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Origin, Migration Routes and Worldwide Population Genetic Structure of the Wheat Yellow Rust Pathogen Puccinia striiformis f.sp. tritici

  • Sajid Ali ,

    Affiliations INRA UR 1290 BIOGER-CPP, Thiverval-Grignon, France, Institute of Biotechnology and Genetic Engineering, the University of Agriculture, Peshawar, Pakistan, Department of Agroecology, Aarhus University, Slagelse, Denmark

  • Pierre Gladieux,

    Affiliations UMR 8079 Ecologie Systematique Evolution, Univ. Paris-Sud., CNRS-F, Orsay, France, Department of Plant and Microbial Biology, University of California, Berkeley, Berkeley, California, United States of America

  • Marc Leconte,

    Affiliation INRA UR 1290 BIOGER-CPP, Thiverval-Grignon, France

  • Angélique Gautier,

    Affiliation INRA UR 1290 BIOGER-CPP, Thiverval-Grignon, France

  • Annemarie F. Justesen,

    Affiliation Department of Agroecology, Aarhus University, Slagelse, Denmark

  • Mogens S. Hovmøller,

    Affiliation Department of Agroecology, Aarhus University, Slagelse, Denmark

  • Jérôme Enjalbert,

    Affiliation INRA UMR 320 Génétique Végétale, Ferme du Moulon, Gif sur Yvette, France

  • Claude de Vallavieille-Pope

    Affiliation INRA UR 1290 BIOGER-CPP, Thiverval-Grignon, France


Analyses of large-scale population structure of pathogens enable the identification of migration patterns, diversity reservoirs or longevity of populations, the understanding of current evolutionary trajectories and the anticipation of future ones. This is particularly important for long-distance migrating fungal pathogens such as Puccinia striiformis f.sp. tritici (PST), capable of rapid spread to new regions and crop varieties. Although a range of recent PST invasions at continental scales are well documented, the worldwide population structure and the center of origin of the pathogen were still unknown. In this study, we used multilocus microsatellite genotyping to infer worldwide population structure of PST and the origin of new invasions based on 409 isolates representative of distribution of the fungus on six continents. Bayesian and multivariate clustering methods partitioned the set of multilocus genotypes into six distinct genetic groups associated with their geographical origin. Analyses of linkage disequilibrium and genotypic diversity indicated a strong regional heterogeneity in levels of recombination, with clear signatures of recombination in the Himalayan (Nepal and Pakistan) and near-Himalayan regions (China) and a predominant clonal population structure in other regions. The higher genotypic diversity, recombinant population structure and high sexual reproduction ability in the Himalayan and neighboring regions suggests this area as the putative center of origin of PST. We used clustering methods and approximate Bayesian computation (ABC) to compare different competing scenarios describing ancestral relationship among ancestral populations and more recently founded populations. Our analyses confirmed the Middle East-East Africa as the most likely source of newly spreading, high-temperature-adapted strains; Europe as the source of South American, North American and Australian populations; and Mediterranean-Central Asian populations as the origin of South African populations. Although most geographic populations are not markedly affected by recent dispersal events, this study emphasizes the influence of human activities on recent long-distance spread of the pathogen.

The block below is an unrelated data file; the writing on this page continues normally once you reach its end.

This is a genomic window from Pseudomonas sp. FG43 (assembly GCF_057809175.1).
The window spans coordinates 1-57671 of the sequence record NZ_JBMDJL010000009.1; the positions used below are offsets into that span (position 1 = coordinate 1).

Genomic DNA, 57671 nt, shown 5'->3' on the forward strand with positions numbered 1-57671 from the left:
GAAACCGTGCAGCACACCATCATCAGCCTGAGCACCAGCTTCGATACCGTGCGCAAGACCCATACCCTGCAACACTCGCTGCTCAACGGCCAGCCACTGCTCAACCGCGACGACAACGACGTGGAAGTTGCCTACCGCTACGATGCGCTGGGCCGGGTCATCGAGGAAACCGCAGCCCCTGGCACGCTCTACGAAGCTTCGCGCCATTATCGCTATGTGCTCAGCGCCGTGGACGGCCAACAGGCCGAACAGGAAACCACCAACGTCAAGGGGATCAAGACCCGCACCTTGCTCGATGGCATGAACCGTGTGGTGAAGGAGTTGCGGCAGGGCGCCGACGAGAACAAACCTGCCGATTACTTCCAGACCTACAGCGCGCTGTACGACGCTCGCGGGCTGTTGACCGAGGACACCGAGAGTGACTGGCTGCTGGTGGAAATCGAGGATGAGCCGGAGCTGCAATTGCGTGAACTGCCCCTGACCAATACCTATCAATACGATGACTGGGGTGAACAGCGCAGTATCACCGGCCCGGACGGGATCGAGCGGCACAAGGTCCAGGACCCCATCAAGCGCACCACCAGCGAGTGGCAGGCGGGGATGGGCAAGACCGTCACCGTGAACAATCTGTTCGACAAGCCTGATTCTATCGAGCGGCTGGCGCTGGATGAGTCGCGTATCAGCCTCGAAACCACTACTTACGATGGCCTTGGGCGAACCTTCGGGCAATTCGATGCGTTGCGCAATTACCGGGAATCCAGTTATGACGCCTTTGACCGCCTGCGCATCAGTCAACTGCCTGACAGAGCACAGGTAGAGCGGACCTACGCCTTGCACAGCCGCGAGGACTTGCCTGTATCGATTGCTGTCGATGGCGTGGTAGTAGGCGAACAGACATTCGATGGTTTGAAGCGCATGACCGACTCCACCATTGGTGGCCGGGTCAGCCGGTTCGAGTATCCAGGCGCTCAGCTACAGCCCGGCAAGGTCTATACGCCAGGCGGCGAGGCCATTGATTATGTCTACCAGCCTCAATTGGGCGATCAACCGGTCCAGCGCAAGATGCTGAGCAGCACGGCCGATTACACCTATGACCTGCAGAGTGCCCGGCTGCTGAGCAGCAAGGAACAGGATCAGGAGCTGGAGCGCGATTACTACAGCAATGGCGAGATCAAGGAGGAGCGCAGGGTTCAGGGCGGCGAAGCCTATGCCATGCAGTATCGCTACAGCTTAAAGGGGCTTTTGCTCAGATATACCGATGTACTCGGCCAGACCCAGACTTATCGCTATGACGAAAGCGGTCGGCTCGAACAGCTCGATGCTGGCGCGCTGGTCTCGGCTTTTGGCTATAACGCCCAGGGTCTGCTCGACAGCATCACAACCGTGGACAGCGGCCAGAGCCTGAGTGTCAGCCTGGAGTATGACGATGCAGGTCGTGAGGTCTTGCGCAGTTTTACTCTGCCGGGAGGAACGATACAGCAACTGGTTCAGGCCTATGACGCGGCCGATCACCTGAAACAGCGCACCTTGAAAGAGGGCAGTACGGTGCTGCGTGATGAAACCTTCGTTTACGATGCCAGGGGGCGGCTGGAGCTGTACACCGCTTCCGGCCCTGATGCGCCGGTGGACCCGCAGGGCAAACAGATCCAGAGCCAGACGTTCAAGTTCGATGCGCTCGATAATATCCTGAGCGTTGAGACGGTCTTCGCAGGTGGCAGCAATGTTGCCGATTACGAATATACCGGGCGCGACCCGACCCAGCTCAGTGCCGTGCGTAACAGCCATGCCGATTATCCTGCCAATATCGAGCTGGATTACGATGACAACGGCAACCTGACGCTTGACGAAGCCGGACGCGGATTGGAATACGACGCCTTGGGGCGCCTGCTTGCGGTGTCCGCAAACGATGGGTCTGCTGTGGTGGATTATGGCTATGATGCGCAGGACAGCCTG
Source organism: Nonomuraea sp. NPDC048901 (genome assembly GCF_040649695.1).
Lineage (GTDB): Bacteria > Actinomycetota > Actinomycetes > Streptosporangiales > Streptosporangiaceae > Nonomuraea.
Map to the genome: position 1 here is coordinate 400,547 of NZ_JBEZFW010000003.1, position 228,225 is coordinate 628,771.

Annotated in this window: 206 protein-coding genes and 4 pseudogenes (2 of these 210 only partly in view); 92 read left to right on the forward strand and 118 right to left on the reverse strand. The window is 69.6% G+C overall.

Author Summary